Heat exhaustion is frequent in the summer months and may progress to heat stroke, which poses a threat to life. The enzyme Creatine Phosphokinase (CPK) is prognostic of heat stroke as its presence in the blood indicates tissue damage. High serum CPK typically occurs with physical exertion, particularly under high heat conditions, and is associated with rhabdomyolysis and hypokalemia , however this is not always the case. We present the case of one patient who demonstrated extremely high CPK levels and heat exhaustion symptoms despite limited heat exposure, demonstrating the importance of hematuria as an indicator of heat stroke risk.
The patient, a 33 year old male ship worker, arrived at Aster Hospital Qatar with unexplained hematuria along with generalized weakness, mild giddiness and disorientation which had lasted for 3 days. He was referred from the ship by the medical specialist due to macroscopic hematuria, with a view to evaluate him for renal calculi or a urinary tract infection.
On examination, the patient appeared normal, and was conscious and orientated. However, after clinical examination and recording the patient history, he was found to have heat exhaustion as a result of working in the ship. He was found to be poorly hydrated and to have a very grossly elevated initial CPK level of more than 72000u/l (normal range = 40-210u/l). Ironically, all other values of LDH and renal function liver enzymes were within normal limits.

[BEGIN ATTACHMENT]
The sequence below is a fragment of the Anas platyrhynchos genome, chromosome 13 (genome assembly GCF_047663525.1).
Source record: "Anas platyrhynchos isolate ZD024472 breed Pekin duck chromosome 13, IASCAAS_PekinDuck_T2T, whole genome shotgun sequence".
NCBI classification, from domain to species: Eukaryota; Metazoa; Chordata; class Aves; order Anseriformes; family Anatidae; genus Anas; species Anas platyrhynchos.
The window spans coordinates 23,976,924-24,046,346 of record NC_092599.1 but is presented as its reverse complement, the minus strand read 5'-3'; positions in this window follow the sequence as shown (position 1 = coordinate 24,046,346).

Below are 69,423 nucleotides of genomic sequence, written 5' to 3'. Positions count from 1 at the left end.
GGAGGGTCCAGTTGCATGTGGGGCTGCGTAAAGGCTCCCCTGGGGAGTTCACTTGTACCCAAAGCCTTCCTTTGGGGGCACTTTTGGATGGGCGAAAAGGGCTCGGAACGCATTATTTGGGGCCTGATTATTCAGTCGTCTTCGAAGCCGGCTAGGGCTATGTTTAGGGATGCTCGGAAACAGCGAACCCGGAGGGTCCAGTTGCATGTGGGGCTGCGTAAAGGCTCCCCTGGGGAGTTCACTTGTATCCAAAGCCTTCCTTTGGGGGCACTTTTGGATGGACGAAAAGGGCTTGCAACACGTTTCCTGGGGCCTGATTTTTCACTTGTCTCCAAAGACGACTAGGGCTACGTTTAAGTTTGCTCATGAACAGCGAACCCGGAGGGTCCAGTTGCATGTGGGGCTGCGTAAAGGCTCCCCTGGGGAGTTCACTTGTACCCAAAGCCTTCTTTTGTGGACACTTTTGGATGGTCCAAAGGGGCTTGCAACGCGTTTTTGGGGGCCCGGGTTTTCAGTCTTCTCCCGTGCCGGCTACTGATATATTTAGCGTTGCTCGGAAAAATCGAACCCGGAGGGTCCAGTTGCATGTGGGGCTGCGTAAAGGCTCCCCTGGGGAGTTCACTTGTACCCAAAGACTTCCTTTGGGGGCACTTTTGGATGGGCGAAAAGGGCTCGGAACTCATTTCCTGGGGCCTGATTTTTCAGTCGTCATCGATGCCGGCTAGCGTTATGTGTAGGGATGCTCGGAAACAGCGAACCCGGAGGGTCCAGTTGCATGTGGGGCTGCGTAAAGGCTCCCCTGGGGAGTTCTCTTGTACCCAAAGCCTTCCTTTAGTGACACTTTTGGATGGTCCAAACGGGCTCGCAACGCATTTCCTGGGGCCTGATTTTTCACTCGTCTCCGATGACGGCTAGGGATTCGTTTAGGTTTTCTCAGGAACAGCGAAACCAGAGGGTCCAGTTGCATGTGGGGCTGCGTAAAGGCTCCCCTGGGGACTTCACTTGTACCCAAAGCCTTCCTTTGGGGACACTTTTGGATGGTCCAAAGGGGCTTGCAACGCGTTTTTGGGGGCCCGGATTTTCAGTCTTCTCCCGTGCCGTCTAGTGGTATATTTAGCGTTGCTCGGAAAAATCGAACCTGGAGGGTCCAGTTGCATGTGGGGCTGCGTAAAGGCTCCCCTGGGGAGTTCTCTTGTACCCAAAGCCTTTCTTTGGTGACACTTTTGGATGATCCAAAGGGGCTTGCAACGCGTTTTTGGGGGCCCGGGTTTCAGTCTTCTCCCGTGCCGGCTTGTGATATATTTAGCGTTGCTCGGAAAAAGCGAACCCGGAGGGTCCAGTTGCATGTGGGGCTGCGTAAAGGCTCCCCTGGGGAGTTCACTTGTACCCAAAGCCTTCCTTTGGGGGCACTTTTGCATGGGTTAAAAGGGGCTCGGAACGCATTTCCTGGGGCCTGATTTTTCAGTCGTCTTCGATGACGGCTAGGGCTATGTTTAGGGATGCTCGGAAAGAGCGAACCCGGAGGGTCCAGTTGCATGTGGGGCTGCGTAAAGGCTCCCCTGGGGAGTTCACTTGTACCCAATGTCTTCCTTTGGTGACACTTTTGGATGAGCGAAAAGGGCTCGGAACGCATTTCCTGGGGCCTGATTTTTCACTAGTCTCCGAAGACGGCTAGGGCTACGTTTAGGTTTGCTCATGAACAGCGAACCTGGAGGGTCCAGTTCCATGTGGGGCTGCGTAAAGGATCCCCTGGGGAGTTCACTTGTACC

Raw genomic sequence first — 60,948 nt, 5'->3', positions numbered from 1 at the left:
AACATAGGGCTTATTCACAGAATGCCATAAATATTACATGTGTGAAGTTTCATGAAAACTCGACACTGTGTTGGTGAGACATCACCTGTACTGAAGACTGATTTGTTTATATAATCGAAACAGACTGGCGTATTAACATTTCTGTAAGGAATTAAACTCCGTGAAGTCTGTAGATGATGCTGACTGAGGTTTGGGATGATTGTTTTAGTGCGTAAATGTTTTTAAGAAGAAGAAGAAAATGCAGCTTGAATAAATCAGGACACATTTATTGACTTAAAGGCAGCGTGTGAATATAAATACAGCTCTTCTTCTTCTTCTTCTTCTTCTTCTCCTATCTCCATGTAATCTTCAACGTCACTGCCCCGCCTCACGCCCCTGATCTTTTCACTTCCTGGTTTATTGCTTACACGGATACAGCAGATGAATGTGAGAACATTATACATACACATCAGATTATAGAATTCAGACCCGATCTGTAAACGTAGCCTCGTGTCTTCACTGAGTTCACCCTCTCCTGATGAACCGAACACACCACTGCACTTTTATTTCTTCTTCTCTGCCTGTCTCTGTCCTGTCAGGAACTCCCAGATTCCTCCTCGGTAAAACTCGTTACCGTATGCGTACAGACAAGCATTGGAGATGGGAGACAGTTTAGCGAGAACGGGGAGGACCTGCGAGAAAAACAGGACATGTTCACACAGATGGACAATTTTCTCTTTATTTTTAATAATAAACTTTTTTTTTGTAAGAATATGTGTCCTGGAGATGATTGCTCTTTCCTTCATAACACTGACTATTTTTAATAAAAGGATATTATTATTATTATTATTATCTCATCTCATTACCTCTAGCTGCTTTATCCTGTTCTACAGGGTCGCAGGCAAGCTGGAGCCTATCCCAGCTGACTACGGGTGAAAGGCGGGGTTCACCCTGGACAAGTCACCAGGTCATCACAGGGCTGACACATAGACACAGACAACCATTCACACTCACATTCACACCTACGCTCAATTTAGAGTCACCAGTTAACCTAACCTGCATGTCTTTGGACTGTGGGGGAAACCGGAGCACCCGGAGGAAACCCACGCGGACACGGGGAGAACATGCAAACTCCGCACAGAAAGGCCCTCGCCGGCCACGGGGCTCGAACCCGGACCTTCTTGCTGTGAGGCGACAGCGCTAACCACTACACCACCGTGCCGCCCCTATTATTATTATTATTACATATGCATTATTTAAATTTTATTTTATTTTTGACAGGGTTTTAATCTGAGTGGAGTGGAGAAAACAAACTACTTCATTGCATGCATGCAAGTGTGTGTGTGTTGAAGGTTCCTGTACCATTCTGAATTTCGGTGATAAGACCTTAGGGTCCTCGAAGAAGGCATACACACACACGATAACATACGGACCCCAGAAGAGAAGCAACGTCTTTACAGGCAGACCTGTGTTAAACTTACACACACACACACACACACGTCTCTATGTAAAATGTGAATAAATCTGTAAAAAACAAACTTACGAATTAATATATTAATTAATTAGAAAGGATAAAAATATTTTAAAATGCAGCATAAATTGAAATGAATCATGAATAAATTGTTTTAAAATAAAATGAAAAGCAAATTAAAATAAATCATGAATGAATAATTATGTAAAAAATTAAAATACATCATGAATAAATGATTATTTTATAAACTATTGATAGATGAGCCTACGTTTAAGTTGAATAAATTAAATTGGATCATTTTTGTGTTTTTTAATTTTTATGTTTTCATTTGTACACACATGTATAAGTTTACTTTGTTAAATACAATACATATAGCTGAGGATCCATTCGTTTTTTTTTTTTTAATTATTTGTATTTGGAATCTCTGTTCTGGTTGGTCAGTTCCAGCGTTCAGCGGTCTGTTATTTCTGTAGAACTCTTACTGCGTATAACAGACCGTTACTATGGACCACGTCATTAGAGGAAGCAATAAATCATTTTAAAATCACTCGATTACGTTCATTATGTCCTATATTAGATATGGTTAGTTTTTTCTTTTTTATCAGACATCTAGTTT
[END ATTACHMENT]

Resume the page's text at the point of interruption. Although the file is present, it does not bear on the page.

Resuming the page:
The patient was not in contact with direct heat, but had been working within the ship. The ambient temperature was not specified. He was not doing any strenuous work and was only involved in mild to moderate physical activity. He had no history of similar episodes, cardiac disorders or lifestyle disorders. An abdominal ultrasound was normal in appearance. Within 24 hrs the CPK had fallen below 50000u/l, and after 3 days to 2770u/l. The patient recovered following IV treatment and was discharged.
The CPK enzyme level at admission was very high; levels of 75000u/l + are very rare to find in patients with this type of presentation. Despite the patient’s otherwise normal indicators, with his admission CPK value, it is highly surprising that he did not go on to develop heat stroke. This study indicates the importance of conducting routine urinary examinations to detect early chances of heat exhaustion or heat stroke in cases of macroscopic or microscopic hema- turia. In this case, the diagnosis was completely different to that expected based on the presentation.
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